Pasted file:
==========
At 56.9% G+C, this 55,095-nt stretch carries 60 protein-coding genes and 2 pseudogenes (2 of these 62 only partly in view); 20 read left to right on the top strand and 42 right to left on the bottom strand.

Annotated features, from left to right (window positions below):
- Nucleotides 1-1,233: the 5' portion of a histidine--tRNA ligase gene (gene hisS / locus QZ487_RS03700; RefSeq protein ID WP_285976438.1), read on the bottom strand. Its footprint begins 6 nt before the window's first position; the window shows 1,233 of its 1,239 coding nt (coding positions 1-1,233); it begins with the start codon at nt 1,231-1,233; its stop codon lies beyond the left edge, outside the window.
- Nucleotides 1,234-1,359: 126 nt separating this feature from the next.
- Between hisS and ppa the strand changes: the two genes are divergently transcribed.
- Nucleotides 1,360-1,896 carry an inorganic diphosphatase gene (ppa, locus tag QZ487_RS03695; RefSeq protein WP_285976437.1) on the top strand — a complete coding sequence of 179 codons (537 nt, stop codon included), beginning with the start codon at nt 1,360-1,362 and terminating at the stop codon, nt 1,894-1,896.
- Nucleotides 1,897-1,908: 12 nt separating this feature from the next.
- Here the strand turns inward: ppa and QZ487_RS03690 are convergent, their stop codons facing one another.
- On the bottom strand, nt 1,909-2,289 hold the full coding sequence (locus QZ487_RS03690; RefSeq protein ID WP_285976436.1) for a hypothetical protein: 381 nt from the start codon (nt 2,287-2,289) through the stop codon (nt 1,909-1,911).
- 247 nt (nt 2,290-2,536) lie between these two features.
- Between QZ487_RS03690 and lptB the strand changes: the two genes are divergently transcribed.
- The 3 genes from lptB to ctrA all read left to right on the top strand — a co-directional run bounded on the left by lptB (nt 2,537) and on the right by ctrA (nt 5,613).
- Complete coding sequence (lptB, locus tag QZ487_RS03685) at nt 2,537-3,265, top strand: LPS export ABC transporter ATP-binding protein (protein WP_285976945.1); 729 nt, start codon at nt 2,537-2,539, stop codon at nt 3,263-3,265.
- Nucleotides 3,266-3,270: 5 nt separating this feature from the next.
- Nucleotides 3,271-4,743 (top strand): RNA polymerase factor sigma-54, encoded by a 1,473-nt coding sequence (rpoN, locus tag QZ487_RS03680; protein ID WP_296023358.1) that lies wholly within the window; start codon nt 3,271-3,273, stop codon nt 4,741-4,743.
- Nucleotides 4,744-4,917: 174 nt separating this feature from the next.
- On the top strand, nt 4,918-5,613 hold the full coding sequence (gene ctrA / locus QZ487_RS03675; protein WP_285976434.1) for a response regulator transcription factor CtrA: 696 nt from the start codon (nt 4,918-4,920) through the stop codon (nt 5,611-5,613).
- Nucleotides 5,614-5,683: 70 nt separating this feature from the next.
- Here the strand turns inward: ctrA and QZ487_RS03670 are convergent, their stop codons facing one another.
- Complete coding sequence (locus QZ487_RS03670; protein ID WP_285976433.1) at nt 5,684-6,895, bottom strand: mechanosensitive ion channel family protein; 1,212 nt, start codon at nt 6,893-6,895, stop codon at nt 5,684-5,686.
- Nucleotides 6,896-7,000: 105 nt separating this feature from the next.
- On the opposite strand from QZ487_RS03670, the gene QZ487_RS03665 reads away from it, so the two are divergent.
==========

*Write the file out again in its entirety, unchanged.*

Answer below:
At 56.9% G+C, this 55,095-nt stretch carries 60 protein-coding genes and 2 pseudogenes (2 of these 62 only partly in view); 20 read left to right on the top strand and 42 right to left on the bottom strand.

Annotated features, from left to right (window positions below):
- Nucleotides 1-1,233: the 5' portion of a histidine--tRNA ligase gene (gene hisS / locus QZ487_RS03700; RefSeq protein ID WP_285976438.1), read on the bottom strand. Its footprint begins 6 nt before the window's first position; the window shows 1,233 of its 1,239 coding nt (coding positions 1-1,233); it begins with the start codon at nt 1,231-1,233; its stop codon lies beyond the left edge, outside the window.
- Nucleotides 1,234-1,359: 126 nt separating this feature from the next.
- Between hisS and ppa the strand changes: the two genes are divergently transcribed.
- Nucleotides 1,360-1,896 carry an inorganic diphosphatase gene (ppa, locus tag QZ487_RS03695; RefSeq protein WP_285976437.1) on the top strand — a complete coding sequence of 179 codons (537 nt, stop codon included), beginning with the start codon at nt 1,360-1,362 and terminating at the stop codon, nt 1,894-1,896.
- Nucleotides 1,897-1,908: 12 nt separating this feature from the next.
- Here the strand turns inward: ppa and QZ487_RS03690 are convergent, their stop codons facing one another.
- On the bottom strand, nt 1,909-2,289 hold the full coding sequence (locus QZ487_RS03690; RefSeq protein ID WP_285976436.1) for a hypothetical protein: 381 nt from the start codon (nt 2,287-2,289) through the stop codon (nt 1,909-1,911).
- 247 nt (nt 2,290-2,536) lie between these two features.
- Between QZ487_RS03690 and lptB the strand changes: the two genes are divergently transcribed.
- The 3 genes from lptB to ctrA all read left to right on the top strand — a co-directional run bounded on the left by lptB (nt 2,537) and on the right by ctrA (nt 5,613).
- Complete coding sequence (lptB, locus tag QZ487_RS03685) at nt 2,537-3,265, top strand: LPS export ABC transporter ATP-binding protein (protein WP_285976945.1); 729 nt, start codon at nt 2,537-2,539, stop codon at nt 3,263-3,265.
- Nucleotides 3,266-3,270: 5 nt separating this feature from the next.
- Nucleotides 3,271-4,743 (top strand): RNA polymerase factor sigma-54, encoded by a 1,473-nt coding sequence (rpoN, locus tag QZ487_RS03680; protein ID WP_296023358.1) that lies wholly within the window; start codon nt 3,271-3,273, stop codon nt 4,741-4,743.
- Nucleotides 4,744-4,917: 174 nt separating this feature from the next.
- On the top strand, nt 4,918-5,613 hold the full coding sequence (gene ctrA / locus QZ487_RS03675; protein WP_285976434.1) for a response regulator transcription factor CtrA: 696 nt from the start codon (nt 4,918-4,920) through the stop codon (nt 5,611-5,613).
- Nucleotides 5,614-5,683: 70 nt separating this feature from the next.
- Here the strand turns inward: ctrA and QZ487_RS03670 are convergent, their stop codons facing one another.
- Complete coding sequence (locus QZ487_RS03670; protein ID WP_285976433.1) at nt 5,684-6,895, bottom strand: mechanosensitive ion channel family protein; 1,212 nt, start codon at nt 6,893-6,895, stop codon at nt 5,684-5,686.
- Nucleotides 6,896-7,000: 105 nt separating this feature from the next.
- On the opposite strand from QZ487_RS03670, the gene QZ487_RS03665 reads away from it, so the two are divergent.